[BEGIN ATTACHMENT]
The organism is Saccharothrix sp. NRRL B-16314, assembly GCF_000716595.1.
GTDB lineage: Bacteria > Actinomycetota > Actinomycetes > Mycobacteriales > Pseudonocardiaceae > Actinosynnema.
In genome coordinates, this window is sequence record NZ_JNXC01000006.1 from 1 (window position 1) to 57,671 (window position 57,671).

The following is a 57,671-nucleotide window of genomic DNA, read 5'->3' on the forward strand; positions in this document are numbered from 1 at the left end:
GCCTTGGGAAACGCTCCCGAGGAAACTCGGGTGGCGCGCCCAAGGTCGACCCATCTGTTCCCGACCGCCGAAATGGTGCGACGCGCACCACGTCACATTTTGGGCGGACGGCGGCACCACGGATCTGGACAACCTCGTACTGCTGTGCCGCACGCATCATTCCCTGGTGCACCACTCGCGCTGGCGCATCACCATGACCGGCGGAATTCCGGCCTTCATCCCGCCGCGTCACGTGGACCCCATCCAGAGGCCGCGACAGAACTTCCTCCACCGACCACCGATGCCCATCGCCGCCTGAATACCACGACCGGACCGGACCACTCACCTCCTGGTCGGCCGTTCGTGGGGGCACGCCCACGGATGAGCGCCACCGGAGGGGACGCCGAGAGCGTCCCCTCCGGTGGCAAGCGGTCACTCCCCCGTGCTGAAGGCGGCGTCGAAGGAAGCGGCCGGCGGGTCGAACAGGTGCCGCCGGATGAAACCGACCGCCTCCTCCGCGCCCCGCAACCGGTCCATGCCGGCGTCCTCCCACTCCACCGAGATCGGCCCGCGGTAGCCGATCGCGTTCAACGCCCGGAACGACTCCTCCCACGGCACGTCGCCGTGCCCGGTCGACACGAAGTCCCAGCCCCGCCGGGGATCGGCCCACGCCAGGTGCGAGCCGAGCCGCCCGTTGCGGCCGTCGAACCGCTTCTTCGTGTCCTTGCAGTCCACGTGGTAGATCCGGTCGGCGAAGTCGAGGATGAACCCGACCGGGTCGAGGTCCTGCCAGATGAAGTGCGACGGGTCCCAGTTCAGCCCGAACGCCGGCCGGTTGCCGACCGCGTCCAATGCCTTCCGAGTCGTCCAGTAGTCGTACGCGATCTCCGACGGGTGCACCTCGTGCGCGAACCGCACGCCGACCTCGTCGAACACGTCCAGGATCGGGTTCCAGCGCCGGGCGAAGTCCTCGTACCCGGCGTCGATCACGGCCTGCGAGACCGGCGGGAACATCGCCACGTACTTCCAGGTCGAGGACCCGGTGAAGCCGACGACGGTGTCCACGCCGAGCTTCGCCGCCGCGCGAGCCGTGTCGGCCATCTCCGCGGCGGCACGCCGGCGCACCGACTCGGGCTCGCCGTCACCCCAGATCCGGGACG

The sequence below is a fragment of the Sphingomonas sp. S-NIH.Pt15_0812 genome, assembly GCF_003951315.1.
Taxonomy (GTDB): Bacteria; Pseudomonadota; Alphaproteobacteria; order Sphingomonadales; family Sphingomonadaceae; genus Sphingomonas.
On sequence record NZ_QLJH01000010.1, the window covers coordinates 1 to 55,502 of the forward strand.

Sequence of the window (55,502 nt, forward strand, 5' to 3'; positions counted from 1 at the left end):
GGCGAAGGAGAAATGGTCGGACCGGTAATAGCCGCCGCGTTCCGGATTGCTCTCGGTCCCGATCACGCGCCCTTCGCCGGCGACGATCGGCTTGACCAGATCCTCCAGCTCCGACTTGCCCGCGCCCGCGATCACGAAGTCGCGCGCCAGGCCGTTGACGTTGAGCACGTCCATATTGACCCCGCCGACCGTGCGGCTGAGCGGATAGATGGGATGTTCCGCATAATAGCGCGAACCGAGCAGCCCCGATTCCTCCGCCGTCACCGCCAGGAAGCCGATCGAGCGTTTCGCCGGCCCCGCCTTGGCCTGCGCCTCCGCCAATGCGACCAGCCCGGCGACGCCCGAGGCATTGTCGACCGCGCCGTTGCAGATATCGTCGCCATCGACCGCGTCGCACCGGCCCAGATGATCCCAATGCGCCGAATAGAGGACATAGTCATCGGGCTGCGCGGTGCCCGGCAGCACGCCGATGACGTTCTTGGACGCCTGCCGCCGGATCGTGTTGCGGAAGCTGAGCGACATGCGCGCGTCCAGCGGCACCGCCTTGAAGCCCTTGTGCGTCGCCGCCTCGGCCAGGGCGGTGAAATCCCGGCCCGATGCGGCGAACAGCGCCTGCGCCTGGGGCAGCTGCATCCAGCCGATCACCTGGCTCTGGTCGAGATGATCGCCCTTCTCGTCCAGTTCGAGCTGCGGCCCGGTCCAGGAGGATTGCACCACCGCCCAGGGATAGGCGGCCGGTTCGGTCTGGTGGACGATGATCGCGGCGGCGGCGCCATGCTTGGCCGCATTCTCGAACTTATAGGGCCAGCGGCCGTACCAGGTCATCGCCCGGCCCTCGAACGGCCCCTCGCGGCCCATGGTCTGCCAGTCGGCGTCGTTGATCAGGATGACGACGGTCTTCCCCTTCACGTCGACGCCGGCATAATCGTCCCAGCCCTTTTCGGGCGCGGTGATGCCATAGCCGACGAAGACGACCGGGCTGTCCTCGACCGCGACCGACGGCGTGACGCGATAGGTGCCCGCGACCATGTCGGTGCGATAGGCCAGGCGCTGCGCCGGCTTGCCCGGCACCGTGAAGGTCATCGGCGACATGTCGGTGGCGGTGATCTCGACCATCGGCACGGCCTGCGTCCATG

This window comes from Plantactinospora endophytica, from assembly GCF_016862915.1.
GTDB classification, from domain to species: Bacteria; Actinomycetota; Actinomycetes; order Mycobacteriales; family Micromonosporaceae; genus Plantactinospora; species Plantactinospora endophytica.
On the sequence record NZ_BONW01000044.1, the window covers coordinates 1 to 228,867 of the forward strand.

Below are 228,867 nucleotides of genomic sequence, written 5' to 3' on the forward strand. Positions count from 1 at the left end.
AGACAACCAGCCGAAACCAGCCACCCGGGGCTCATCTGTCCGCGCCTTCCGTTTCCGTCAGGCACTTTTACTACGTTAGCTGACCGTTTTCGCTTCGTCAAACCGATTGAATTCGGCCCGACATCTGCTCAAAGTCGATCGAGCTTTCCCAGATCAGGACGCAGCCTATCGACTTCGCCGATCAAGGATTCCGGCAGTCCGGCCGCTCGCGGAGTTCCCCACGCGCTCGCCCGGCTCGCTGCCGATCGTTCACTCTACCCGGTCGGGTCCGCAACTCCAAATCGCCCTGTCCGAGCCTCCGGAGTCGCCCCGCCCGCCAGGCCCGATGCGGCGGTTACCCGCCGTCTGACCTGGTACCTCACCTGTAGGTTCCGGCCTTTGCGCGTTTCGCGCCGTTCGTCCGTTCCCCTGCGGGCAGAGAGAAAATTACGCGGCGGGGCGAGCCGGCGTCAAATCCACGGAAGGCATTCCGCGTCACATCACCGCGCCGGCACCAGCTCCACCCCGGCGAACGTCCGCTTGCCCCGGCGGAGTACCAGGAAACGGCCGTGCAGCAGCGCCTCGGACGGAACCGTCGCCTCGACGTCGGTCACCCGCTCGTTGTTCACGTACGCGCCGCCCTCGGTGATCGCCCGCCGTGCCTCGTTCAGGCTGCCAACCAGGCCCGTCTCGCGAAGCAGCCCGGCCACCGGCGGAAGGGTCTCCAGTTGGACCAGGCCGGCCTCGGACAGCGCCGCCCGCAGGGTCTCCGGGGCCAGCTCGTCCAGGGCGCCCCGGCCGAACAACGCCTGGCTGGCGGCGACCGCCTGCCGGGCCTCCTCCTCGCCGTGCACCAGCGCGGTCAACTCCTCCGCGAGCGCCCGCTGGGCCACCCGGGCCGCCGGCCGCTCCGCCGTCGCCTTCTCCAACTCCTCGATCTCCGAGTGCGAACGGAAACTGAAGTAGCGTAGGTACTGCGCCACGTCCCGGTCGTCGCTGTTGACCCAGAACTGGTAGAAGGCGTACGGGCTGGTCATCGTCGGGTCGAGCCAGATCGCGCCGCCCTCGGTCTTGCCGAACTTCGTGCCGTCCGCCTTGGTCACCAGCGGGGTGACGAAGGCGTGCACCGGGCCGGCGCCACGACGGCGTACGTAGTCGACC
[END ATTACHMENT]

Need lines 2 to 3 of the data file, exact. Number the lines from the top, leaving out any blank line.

GTDB lineage: Bacteria > Actinomycetota > Actinomycetes > Mycobacteriales > Pseudonocardiaceae > Actinosynnema.
In genome coordinates, this window is sequence record NZ_JNXC01000006.1 from 1 (window position 1) to 57,671 (window position 57,671).